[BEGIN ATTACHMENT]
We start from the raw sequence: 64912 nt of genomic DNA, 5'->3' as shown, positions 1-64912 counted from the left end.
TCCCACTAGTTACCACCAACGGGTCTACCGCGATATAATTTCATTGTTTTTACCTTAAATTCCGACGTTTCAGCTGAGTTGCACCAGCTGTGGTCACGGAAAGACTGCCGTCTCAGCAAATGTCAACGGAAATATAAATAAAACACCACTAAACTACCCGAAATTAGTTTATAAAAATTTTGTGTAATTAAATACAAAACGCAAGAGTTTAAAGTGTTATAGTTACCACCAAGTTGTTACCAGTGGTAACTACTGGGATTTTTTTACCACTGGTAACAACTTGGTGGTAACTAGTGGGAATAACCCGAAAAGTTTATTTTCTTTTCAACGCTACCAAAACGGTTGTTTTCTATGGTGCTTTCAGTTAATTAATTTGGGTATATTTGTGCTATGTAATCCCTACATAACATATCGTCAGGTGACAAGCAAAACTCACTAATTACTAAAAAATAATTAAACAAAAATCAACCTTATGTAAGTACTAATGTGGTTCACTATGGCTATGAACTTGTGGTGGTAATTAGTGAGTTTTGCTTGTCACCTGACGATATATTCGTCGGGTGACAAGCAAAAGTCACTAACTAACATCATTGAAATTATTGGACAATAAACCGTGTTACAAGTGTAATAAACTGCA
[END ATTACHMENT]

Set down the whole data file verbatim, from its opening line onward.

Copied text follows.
We start from the raw sequence: 64912 nt of genomic DNA, 5'->3' as shown, positions 1-64912 counted from the left end.
TCCCACTAGTTACCACCAACGGGTCTACCGCGATATAATTTCATTGTTTTTACCTTAAATTCCGACGTTTCAGCTGAGTTGCACCAGCTGTGGTCACGGAAAGACTGCCGTCTCAGCAAATGTCAACGGAAATATAAATAAAACACCACTAAACTACCCGAAATTAGTTTATAAAAATTTTGTGTAATTAAATACAAAACGCAAGAGTTTAAAGTGTTATAGTTACCACCAAGTTGTTACCAGTGGTAACTACTGGGATTTTTTTACCACTGGTAACAACTTGGTGGTAACTAGTGGGAATAACCCGAAAAGTTTATTTTCTTTTCAACGCTACCAAAACGGTTGTTTTCTATGGTGCTTTCAGTTAATTAATTTGGGTATATTTGTGCTATGTAATCCCTACATAACATATCGTCAGGTGACAAGCAAAACTCACTAATTACTAAAAAATAATTAAACAAAAATCAACCTTATGTAAGTACTAATGTGGTTCACTATGGCTATGAACTTGTGGTGGTAATTAGTGAGTTTTGCTTGTCACCTGACGATATATTCGTCGGGTGACAAGCAAAAGTCACTAACTAACATCATTGAAATTATTGGACAATAAACCGTGTTACAAGTGTAATAAACTGCA